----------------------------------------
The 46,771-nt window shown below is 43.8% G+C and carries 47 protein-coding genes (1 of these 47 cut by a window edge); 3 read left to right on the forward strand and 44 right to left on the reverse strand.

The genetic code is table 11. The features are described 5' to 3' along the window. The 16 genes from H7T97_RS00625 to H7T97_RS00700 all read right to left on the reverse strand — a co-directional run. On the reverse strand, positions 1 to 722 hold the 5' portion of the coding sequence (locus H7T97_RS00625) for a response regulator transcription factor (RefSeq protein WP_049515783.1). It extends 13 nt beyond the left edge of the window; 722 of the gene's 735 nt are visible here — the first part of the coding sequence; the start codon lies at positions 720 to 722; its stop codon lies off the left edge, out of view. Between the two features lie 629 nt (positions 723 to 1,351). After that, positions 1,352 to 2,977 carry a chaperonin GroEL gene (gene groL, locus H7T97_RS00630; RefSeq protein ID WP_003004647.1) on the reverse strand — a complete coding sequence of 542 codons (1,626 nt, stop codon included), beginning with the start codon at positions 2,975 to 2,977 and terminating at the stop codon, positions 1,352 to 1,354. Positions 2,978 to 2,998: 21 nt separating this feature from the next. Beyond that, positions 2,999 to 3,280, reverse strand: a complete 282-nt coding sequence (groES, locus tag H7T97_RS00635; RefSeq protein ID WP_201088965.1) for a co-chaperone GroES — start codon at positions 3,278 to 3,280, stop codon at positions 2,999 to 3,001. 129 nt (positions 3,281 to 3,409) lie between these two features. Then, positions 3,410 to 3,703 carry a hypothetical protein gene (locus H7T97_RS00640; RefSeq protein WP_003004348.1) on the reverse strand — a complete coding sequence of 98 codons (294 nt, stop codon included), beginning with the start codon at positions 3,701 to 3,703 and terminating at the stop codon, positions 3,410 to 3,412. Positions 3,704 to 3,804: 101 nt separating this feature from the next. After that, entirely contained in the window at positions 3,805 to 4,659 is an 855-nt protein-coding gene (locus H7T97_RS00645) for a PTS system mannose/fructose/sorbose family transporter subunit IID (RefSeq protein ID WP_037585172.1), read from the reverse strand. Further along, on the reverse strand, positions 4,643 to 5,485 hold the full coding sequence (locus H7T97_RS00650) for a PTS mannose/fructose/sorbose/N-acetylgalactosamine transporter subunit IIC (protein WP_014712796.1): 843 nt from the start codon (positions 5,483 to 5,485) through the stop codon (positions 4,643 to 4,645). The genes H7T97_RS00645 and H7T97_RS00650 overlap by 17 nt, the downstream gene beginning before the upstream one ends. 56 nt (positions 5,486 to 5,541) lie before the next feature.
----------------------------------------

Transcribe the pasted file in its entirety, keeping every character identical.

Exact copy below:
The 46,771-nt window shown below is 43.8% G+C and carries 47 protein-coding genes (1 of these 47 cut by a window edge); 3 read left to right on the forward strand and 44 right to left on the reverse strand.

The genetic code is table 11. The features are described 5' to 3' along the window. The 16 genes from H7T97_RS00625 to H7T97_RS00700 all read right to left on the reverse strand — a co-directional run. On the reverse strand, positions 1 to 722 hold the 5' portion of the coding sequence (locus H7T97_RS00625) for a response regulator transcription factor (RefSeq protein WP_049515783.1). It extends 13 nt beyond the left edge of the window; 722 of the gene's 735 nt are visible here — the first part of the coding sequence; the start codon lies at positions 720 to 722; its stop codon lies off the left edge, out of view. Between the two features lie 629 nt (positions 723 to 1,351). After that, positions 1,352 to 2,977 carry a chaperonin GroEL gene (gene groL, locus H7T97_RS00630; RefSeq protein ID WP_003004647.1) on the reverse strand — a complete coding sequence of 542 codons (1,626 nt, stop codon included), beginning with the start codon at positions 2,975 to 2,977 and terminating at the stop codon, positions 1,352 to 1,354. Positions 2,978 to 2,998: 21 nt separating this feature from the next. Beyond that, positions 2,999 to 3,280, reverse strand: a complete 282-nt coding sequence (groES, locus tag H7T97_RS00635; RefSeq protein ID WP_201088965.1) for a co-chaperone GroES — start codon at positions 3,278 to 3,280, stop codon at positions 2,999 to 3,001. 129 nt (positions 3,281 to 3,409) lie between these two features. Then, positions 3,410 to 3,703 carry a hypothetical protein gene (locus H7T97_RS00640; RefSeq protein WP_003004348.1) on the reverse strand — a complete coding sequence of 98 codons (294 nt, stop codon included), beginning with the start codon at positions 3,701 to 3,703 and terminating at the stop codon, positions 3,410 to 3,412. Positions 3,704 to 3,804: 101 nt separating this feature from the next. After that, entirely contained in the window at positions 3,805 to 4,659 is an 855-nt protein-coding gene (locus H7T97_RS00645) for a PTS system mannose/fructose/sorbose family transporter subunit IID (RefSeq protein ID WP_037585172.1), read from the reverse strand. Further along, on the reverse strand, positions 4,643 to 5,485 hold the full coding sequence (locus H7T97_RS00650) for a PTS mannose/fructose/sorbose/N-acetylgalactosamine transporter subunit IIC (protein WP_014712796.1): 843 nt from the start codon (positions 5,483 to 5,485) through the stop codon (positions 4,643 to 4,645). The genes H7T97_RS00645 and H7T97_RS00650 overlap by 17 nt, the downstream gene beginning before the upstream one ends. 56 nt (positions 5,486 to 5,541) lie before the next feature.